99% of the museum’s artifacts were secured in safe places, including those from the Aleppo Museum. Repeated damage to the museum building was caused by clashes in the nearby areas. Unfortunately the Folk Museum in Old Aleppo suffered from looting, although the Directorate of Aleppo Antiquities was successful in removing the rest of the museum’s collections to safe places.
NiC: From Rim Labadidi: According to the first protocol of 1954 Hague Convention, which is ratified by the Syrian Government, cultural monuments must not be used as military barracks. We have heard reports from the international media that forces of the Syrian Government have been using heritage sites for this purpose. What is the position of the DGAM in relation to this?
Syria signed the first protocol of the 1954 Hague Convention, and in all our public appeals and statements released on the subjects we appealed to all parties to protect our cultural heritage and specifically not to use heritage sites as military bases.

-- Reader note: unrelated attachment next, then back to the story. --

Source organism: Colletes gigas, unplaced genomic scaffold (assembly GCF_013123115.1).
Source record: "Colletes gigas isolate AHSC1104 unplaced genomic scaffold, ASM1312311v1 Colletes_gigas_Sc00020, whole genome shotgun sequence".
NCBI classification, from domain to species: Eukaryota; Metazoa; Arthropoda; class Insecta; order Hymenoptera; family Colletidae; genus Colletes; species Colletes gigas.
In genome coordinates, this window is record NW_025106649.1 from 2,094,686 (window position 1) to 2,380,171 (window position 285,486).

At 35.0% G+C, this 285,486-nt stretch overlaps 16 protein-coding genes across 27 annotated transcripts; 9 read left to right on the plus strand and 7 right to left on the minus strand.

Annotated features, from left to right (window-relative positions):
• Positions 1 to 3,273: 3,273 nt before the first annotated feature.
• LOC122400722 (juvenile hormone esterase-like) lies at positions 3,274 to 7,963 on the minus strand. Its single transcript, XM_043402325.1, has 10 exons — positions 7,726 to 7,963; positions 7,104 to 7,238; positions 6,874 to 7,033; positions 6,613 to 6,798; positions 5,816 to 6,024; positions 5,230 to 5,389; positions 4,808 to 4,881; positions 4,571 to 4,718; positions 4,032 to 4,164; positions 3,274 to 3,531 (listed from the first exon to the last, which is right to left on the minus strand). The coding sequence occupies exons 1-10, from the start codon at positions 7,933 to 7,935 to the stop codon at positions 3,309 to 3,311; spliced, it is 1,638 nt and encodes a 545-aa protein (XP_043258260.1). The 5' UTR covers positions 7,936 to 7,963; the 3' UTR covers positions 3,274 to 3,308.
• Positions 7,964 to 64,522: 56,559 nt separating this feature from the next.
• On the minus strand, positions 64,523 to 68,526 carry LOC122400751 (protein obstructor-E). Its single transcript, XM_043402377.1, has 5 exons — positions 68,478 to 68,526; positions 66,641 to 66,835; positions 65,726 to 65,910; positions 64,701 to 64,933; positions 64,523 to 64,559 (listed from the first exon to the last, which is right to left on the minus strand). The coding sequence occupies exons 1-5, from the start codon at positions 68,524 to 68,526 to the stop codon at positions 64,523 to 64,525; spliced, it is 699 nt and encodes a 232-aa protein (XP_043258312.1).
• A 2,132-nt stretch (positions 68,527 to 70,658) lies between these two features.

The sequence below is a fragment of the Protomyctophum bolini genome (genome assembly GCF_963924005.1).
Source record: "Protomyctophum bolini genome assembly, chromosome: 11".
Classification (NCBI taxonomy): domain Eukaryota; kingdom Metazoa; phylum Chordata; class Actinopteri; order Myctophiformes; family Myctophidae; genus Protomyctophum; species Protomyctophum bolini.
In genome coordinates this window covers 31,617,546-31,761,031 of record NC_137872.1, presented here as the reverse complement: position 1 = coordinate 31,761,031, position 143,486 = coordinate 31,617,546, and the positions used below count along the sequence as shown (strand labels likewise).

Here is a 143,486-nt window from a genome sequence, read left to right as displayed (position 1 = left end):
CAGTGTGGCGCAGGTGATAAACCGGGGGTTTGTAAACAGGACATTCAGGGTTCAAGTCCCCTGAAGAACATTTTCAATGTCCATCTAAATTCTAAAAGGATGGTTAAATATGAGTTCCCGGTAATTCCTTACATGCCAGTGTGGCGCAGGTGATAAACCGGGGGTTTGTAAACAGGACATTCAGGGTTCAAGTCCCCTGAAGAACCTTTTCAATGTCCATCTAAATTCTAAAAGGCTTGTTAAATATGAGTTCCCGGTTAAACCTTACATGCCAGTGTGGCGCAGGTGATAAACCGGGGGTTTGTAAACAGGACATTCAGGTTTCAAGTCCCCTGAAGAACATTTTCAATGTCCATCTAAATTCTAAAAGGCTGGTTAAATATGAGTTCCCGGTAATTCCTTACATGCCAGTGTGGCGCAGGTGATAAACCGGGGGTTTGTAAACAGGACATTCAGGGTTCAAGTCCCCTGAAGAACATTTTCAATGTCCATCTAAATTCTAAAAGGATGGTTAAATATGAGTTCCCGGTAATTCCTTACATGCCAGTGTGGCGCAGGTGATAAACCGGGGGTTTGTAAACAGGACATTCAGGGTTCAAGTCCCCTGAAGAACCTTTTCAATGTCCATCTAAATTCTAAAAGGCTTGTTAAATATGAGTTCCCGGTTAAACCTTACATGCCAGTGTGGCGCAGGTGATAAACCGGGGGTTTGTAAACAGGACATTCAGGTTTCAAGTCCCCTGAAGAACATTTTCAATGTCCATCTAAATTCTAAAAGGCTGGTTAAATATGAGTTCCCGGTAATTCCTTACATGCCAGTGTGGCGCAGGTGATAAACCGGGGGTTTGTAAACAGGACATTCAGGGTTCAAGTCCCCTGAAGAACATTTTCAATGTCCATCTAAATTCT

But what happened surpassed our predictions, the occupation of archaeological sites by gunmen during the crises as was the case in the Omayyad Mosque in old Aleppo, led government forces to take positions within Aleppo's citadel to avoid the expansion of the fighting to the whole of Aleppo city. A similar situation happened with Crac des Chevaliers although in this case, when the castle was recovered by the government, it was immediately released to DGAM and we immediately started putting in place urgent intervention measures.